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Visual perception

Visual perception is the ability to interpret the surrounding environment using light in the visible spectrum reflected by the objects in the environment. This is different from visual acuity, which refers to how clearly a person sees (for example '20/20 vision'). A person can have problems with visual perceptual processing even if he/she has 20/20 vision. The resulting perception is also known as visual perception, eyesight, sight, or vision (adjectival form: visual, optical, or ocular). The various physiological components involved in vision are referred to collectively as the visual system, and are the focus of much research in linguistics, psychology, cognitive science, neuroscience, and molecular biology, collectively referred to as vision science. In humans, and a number of other mammals light enters the eye through the cornea which then the lens focuses light onto the light-sensitive membrane in the back of the eye, called the retina. The retina serves as a transducer for the conversion of light into neuronal signals. This transduction is achieved by specialized photoreceptive cells of the retina, also known as the rods and cones, which detect the photons of light and respond by producing neural impulses. These signals are transmitted by the optic nerve, from the retina upstream to central ganglia in the brain. the lateral geniculate nucleus, which transmits the information to the visual cortex. Signals from the retina also travel directly from the retina to the superior colliculus. The lateral geniculate nucleus sends signals to primary visual cortex, also called striate cortex. Extrastriate cortex, also called visual association cortex is a set of cortical structures, that receive information from striate cortex, as well as each other. Recent descriptions of visual association cortex describe a division into two functional pathways, a ventral and a dorsal pathway. This conjecture is known as the two streams hypothesis. The human visual system is generally believed to be sensitive to visible light in the range of wavelengths between 370 and 730 nanometers (0.00000037 to 0.00000073 meters) of the electromagnetic spectrum. However, some research suggests that humans can perceive light in wavelengths down to 340 nanometers (UV-A), especially the young. The major problem in visual perception is that what people see is not simply a translation of retinal stimuli (i.e., the image on the retina). Thus people interested in perception have long struggled to explain what visual processing does to create what is actually seen. There were two major ancient Greek schools, providing a primitive explanation of how vision works. The first was the 'emission theory' which maintained that vision occurs when rays emanate from the eyes and are intercepted by visual objects. If an object was seen directly it was by 'means of rays' coming out of the eyes and again falling on the object. A refracted image was, however, seen by 'means of rays' as well, which came out of the eyes, traversed through the air, and after refraction, fell on the visible object which was sighted as the result of the movement of the rays from the eye. This theory was championed by scholars like Euclid and Ptolemy and their followers.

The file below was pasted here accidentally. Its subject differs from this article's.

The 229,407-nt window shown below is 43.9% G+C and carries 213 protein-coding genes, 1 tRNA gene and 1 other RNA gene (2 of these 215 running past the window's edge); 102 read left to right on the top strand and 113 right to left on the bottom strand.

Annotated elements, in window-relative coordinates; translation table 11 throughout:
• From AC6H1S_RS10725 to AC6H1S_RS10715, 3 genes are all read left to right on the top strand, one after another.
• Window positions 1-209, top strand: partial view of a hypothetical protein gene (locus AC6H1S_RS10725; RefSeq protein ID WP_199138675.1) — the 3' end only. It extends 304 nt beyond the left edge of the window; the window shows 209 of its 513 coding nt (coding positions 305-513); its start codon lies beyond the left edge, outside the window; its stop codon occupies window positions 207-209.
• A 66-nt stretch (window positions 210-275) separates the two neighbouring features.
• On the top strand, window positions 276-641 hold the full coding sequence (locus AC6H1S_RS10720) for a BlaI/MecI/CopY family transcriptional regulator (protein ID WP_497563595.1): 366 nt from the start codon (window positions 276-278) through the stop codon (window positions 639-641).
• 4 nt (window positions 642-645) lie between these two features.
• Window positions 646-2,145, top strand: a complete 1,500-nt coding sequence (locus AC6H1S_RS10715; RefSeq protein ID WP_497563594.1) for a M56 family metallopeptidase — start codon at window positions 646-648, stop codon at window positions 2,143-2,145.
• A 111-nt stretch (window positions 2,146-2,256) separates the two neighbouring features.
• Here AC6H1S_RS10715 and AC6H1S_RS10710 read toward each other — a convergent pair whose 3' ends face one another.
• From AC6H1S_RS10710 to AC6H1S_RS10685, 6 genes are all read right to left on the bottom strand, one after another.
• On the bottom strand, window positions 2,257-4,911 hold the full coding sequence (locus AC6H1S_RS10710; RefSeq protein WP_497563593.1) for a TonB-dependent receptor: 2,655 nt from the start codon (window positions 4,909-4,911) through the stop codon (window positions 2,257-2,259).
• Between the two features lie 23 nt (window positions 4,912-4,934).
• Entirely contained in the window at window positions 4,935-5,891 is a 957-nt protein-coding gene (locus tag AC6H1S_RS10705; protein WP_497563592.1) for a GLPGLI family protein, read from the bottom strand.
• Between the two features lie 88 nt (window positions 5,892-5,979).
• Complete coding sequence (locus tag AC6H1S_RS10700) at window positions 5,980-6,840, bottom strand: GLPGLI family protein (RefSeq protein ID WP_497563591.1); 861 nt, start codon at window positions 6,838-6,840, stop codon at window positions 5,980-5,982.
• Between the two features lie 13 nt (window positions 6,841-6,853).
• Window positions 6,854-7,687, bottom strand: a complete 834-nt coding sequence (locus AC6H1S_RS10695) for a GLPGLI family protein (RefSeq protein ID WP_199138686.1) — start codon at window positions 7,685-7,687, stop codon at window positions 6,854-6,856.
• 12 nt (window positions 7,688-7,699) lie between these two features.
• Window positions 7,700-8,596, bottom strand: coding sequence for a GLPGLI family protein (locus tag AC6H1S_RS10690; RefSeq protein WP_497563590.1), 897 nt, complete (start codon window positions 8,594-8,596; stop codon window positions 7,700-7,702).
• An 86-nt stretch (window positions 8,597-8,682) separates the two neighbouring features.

[ "Perception", "Stimulus (physiology)", "Global precedence", "Irlen syndrome", "Natural scene perception", "Eye Movement Measurements", "Transsaccadic memory" ]
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